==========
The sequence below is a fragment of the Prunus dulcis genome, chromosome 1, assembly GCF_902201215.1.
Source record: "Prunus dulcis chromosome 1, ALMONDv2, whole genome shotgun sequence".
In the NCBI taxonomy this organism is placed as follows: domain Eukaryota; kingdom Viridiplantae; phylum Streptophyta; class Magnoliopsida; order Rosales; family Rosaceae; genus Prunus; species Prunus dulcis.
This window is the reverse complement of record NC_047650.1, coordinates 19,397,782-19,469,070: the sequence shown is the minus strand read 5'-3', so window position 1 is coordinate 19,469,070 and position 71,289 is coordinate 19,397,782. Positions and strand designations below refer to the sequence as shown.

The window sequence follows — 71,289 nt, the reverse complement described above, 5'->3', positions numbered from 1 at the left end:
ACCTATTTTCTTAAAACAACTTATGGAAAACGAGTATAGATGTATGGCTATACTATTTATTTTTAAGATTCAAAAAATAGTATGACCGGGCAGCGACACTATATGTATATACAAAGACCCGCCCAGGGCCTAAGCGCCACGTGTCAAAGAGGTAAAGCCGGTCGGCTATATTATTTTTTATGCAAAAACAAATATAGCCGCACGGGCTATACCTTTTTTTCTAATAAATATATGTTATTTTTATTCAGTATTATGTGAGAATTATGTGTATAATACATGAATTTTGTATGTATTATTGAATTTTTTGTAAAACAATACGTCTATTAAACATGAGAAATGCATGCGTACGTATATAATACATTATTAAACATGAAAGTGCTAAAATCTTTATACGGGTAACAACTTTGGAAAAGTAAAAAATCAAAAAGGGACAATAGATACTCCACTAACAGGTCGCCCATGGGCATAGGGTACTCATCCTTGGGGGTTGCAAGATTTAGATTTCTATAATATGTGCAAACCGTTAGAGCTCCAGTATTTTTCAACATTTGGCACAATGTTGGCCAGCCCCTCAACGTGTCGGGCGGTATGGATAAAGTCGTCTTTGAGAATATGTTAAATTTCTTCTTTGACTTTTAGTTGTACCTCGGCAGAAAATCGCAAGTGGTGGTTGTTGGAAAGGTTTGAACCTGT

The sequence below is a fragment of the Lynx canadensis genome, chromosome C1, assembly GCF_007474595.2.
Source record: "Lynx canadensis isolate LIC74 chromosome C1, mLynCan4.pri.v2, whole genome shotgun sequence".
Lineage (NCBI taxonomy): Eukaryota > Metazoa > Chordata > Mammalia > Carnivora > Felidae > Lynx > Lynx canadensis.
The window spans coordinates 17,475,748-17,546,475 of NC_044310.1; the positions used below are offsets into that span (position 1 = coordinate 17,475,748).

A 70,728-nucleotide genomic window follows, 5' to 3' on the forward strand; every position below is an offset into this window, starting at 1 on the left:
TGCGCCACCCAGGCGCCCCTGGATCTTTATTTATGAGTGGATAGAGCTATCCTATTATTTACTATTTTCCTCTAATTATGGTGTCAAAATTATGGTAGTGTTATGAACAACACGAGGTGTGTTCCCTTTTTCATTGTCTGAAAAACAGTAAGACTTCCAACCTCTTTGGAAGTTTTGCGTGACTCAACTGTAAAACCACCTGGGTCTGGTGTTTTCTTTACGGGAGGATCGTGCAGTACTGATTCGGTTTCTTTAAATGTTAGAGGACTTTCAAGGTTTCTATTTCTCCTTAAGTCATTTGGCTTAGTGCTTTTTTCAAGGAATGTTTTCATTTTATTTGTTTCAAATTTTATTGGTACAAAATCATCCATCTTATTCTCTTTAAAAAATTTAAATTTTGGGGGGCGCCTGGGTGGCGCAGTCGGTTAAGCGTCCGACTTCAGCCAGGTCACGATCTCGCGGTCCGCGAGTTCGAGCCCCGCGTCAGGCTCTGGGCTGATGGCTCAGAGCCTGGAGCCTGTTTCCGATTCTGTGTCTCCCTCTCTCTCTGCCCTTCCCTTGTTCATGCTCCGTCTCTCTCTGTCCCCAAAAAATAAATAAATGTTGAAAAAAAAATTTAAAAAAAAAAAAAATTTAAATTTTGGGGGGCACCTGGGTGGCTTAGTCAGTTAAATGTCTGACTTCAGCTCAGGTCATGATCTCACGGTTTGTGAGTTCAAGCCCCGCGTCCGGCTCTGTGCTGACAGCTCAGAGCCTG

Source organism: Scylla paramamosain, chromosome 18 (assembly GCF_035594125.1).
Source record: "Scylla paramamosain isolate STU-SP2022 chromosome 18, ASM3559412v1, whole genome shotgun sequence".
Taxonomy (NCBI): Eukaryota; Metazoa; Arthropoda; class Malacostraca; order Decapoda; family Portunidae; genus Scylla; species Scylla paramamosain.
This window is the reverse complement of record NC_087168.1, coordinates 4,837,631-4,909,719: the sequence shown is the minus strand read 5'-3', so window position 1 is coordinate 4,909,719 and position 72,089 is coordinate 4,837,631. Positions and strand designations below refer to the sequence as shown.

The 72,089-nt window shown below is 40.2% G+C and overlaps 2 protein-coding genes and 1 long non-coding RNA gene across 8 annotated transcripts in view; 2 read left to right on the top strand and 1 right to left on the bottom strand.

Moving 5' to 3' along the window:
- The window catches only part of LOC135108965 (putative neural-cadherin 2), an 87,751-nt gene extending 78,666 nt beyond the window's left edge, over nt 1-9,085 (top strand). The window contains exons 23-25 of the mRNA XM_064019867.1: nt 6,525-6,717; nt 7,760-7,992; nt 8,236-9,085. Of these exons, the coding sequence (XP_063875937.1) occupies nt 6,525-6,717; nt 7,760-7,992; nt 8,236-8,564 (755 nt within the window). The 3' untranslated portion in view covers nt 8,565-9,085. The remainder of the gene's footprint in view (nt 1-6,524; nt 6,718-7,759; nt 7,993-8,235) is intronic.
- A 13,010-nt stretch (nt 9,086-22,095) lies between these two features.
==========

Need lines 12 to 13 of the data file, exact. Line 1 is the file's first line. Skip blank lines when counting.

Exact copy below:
TGCGCCACCCAGGCGCCCCTGGATCTTTATTTATGAGTGGATAGAGCTATCCTATTATTTACTATTTTCCTCTAATTATGGTGTCAAAATTATGGTAGTGTTATGAACAACACGAGGTGTGTTCCCTTTTTCATTGTCTGAAAAACAGTAAGACTTCCAACCTCTTTGGAAGTTTTGCGTGACTCAACTGTAAAACCACCTGGGTCTGGTGTTTTCTTTACGGGAGGATCGTGCAGTACTGATTCGGTTTCTTTAAATGTTAGAGGACTTTCAAGGTTTCTATTTCTCCTTAAGTCATTTGGCTTAGTGCTTTTTTCAAGGAATGTTTTCATTTTATTTGTTTCAAATTTTATTGGTACAAAATCATCCATCTTATTCTCTTTAAAAAATTTAAATTTTGGGGGGCGCCTGGGTGGCGCAGTCGGTTAAGCGTCCGACTTCAGCCAGGTCACGATCTCGCGGTCCGCGAGTTCGAGCCCCGCGTCAGGCTCTGGGCTGATGGCTCAGAGCCTGGAGCCTGTTTCCGATTCTGTGTCTCCCTCTCTCTCTGCCCTTCCCTTGTTCATGCTCCGTCTCTCTCTGTCCCCAAAAAATAAATAAATGTTGAAAAAAAAATTTAAAAAAAAAAAAAATTTAAATTTTGGGGGGCACCTGGGTGGCTTAGTCAGTTAAATGTCTGACTTCAGCTCAGGTCATGATCTCACGGTTTGTGAGTTCAAGCCCCGCGTCCGGCTCTGTGCTGACAGCTCAGAGCCTG

Source organism: Scylla paramamosain, chromosome 18 (assembly GCF_035594125.1).